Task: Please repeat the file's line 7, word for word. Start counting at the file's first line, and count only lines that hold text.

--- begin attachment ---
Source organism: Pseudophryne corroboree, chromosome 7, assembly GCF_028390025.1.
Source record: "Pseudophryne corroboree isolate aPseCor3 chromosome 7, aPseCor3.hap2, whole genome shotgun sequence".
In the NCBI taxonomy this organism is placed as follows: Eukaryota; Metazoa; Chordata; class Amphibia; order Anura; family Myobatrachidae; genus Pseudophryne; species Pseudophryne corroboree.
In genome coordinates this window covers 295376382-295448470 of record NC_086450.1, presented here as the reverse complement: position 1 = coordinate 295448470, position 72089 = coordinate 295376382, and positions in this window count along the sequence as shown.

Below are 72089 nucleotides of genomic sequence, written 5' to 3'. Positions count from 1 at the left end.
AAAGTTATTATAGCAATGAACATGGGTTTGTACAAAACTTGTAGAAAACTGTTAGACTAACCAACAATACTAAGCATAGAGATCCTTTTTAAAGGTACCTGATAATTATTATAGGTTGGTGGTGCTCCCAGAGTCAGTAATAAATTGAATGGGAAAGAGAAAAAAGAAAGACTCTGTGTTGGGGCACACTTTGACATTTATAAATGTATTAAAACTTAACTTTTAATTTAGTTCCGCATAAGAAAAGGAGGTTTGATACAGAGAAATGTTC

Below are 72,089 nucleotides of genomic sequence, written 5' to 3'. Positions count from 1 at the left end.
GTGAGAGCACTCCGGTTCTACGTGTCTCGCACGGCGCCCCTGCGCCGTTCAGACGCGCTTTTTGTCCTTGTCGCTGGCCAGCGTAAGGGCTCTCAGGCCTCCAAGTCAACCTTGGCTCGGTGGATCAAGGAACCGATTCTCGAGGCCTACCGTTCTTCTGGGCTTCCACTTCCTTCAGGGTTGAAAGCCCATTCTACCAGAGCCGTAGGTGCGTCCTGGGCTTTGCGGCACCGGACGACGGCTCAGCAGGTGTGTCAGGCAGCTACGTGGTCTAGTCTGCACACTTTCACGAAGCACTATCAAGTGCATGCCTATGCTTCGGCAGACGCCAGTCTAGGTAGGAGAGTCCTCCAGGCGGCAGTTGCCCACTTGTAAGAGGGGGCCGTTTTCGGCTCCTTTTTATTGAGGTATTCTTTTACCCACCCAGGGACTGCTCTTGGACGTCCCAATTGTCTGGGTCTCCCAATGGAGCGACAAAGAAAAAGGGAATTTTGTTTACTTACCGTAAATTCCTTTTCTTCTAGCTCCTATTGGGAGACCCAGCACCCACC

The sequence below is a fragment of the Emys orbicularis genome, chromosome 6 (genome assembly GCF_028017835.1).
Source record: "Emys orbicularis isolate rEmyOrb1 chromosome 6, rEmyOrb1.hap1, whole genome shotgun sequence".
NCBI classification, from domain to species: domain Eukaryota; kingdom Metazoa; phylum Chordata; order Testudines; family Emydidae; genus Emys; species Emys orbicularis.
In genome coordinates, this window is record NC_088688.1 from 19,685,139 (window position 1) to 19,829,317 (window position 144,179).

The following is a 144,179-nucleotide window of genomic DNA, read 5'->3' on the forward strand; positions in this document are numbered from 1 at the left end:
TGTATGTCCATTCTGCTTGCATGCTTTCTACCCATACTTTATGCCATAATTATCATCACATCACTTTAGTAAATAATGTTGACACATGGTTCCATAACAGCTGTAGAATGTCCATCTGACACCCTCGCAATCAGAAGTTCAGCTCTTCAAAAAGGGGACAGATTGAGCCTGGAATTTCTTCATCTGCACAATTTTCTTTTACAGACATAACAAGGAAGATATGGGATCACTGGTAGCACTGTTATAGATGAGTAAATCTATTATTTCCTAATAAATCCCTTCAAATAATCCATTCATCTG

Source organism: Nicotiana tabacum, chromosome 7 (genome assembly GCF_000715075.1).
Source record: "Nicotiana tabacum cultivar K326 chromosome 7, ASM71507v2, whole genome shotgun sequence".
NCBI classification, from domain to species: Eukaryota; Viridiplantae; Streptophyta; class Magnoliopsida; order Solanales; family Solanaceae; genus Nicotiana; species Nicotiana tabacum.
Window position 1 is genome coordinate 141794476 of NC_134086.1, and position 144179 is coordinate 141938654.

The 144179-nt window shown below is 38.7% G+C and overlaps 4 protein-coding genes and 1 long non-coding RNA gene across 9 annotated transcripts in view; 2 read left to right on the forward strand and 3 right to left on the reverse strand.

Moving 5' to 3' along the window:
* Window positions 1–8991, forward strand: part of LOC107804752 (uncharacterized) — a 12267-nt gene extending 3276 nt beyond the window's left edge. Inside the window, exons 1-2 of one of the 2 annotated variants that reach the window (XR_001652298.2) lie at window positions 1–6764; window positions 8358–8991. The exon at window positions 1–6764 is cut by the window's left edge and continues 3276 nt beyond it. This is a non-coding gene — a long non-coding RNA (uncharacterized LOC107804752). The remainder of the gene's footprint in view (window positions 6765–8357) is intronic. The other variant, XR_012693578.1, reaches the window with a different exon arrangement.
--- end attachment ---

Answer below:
Below are 72,089 nucleotides of genomic sequence, written 5' to 3'. Positions count from 1 at the left end.